17/12/2009 - 00:00

Disabled employment a win-win

17/12/2009 - 00:00

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SOUTH West Printing and Publishing has joined a growing number of businesses to have found that employing disabled workers can bring substantial rewards.

Disabled employment a win-win

SOUTH West Printing and Publishing has joined a growing number of businesses to have found that employing disabled workers can bring substantial rewards.

The Bunbury-based printing company joined Mandurah Taxis as the business winners in the Disability Service Commission’s ‘Count Us In’ awards, announced this month.

Mandurah Taxis has worked to increase the number of wheelchair capable multi-purpose taxis (MPT) on the roads in the Peel region, as well as improving the service provided to disabled people by its conventional taxi fleet.

The company is the only operator of MPTs in the region, and this year was granted two additional MPT plates by the Department of Transport, bringing the size of its fleet to six.

Business manager Julie Murray told WA Business News that Mandurah’s elderly population and concentration of nursing homes and retirement villages, combined with its rapid growth and urban sprawl, meant the MPT service was fully utilised.

Ms Murray said the business also benefited from the state government’s decision to pay ‘lifting fees’ to regional taxi drivers for assisting wheelchair passengers, bringing fares in line with those received in the metro area.

This was crucial in enabling the business to attract enough MPT drivers.

Mandurah Taxis’ increased coverage has enabled some nursing homes in the area to do away with dedicated buses.

It has also implemented new booking systems, which are easier for people with sight, speech and/or hearing disabilities to use.

Another initiative by the company is a program with Mandurah Senior College to provide work experience opportunities in its car servicing section to students with learning and behavioural difficulties.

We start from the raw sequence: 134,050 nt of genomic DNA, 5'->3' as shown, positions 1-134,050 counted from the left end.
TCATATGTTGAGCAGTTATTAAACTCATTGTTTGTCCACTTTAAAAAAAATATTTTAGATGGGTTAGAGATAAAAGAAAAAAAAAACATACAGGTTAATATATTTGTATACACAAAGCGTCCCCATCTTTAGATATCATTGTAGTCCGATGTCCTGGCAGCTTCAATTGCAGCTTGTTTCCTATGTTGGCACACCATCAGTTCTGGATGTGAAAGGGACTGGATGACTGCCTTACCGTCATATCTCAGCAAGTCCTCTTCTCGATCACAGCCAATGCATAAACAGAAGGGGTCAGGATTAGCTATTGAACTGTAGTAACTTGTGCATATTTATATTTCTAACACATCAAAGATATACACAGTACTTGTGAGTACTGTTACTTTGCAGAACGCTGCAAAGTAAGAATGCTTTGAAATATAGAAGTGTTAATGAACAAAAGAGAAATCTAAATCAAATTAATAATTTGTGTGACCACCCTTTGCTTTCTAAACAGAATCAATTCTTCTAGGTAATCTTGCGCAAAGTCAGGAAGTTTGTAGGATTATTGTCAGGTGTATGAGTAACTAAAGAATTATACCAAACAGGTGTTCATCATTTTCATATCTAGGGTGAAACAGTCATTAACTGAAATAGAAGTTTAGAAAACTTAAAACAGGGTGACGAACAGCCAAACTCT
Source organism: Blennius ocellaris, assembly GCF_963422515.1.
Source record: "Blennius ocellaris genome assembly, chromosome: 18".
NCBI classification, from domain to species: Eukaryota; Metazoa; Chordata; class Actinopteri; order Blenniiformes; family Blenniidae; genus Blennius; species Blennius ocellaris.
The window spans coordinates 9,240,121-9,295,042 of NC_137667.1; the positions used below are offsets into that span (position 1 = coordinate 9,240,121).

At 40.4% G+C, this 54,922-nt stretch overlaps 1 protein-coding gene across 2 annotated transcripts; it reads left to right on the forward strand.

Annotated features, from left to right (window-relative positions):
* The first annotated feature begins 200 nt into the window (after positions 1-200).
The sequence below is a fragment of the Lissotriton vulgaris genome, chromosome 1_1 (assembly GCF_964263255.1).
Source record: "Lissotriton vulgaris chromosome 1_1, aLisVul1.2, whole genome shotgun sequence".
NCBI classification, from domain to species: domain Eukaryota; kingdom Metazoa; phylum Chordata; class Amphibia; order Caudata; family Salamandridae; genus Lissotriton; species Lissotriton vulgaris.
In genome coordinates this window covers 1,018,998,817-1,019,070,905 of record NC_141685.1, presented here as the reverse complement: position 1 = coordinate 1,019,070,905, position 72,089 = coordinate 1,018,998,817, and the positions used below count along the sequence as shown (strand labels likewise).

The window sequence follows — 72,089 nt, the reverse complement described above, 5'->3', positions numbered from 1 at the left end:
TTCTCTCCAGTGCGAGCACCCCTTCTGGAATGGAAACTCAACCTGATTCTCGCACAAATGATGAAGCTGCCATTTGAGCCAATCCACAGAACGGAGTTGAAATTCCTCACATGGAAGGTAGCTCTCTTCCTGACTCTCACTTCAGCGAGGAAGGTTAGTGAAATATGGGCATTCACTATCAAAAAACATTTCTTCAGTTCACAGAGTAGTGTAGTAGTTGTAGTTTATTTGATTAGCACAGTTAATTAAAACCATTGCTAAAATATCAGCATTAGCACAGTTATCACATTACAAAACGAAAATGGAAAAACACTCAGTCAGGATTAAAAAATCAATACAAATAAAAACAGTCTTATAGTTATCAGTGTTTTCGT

It also works with job providers to employ drivers whose disabilities prevent them from working in their previous occupations.

Ms Murray said the Count Us In award was a “great recognition of the drivers and the wonderful work they do”.

SW Printing was recognised for its inclusive workplace practices, which led to the hiring of legally blind graphic designer Susan Wood, who works in the company’s production department, and Martin Dovey, who has high-functioning autism.

The firm worked with specialist employment provider Forrest Personnel, which assisted in modifying Ms Wood’s workstation and also advised other employees on ways to help integrate Ms Wood and Mr Dovey into the workplace.

The cost of these services is subsidised by government programs, making it easier for employers to go through the process of hiring disabled workers.

Mr Dovey works in the printing department and has completed a Certificate II in business while he has been with the company.

Ms Wood nominated SW Printing for the Barry MacKinnon award for employers of people with disabilities.

She said the nomination was “a way of repaying the faith they had in me”.

SW Printing general manager Geoff Beard told WA Business News both employees had been with the company for about two years, and both were integral and well-liked members of the workplace.

He said while Ms Wood and Mr Dovey were hired during a period of intense labour shortages in the South West, the positive outcomes stemming from their employment had removed any previous qualms the business may have had about taking-on people with disabilities.

 

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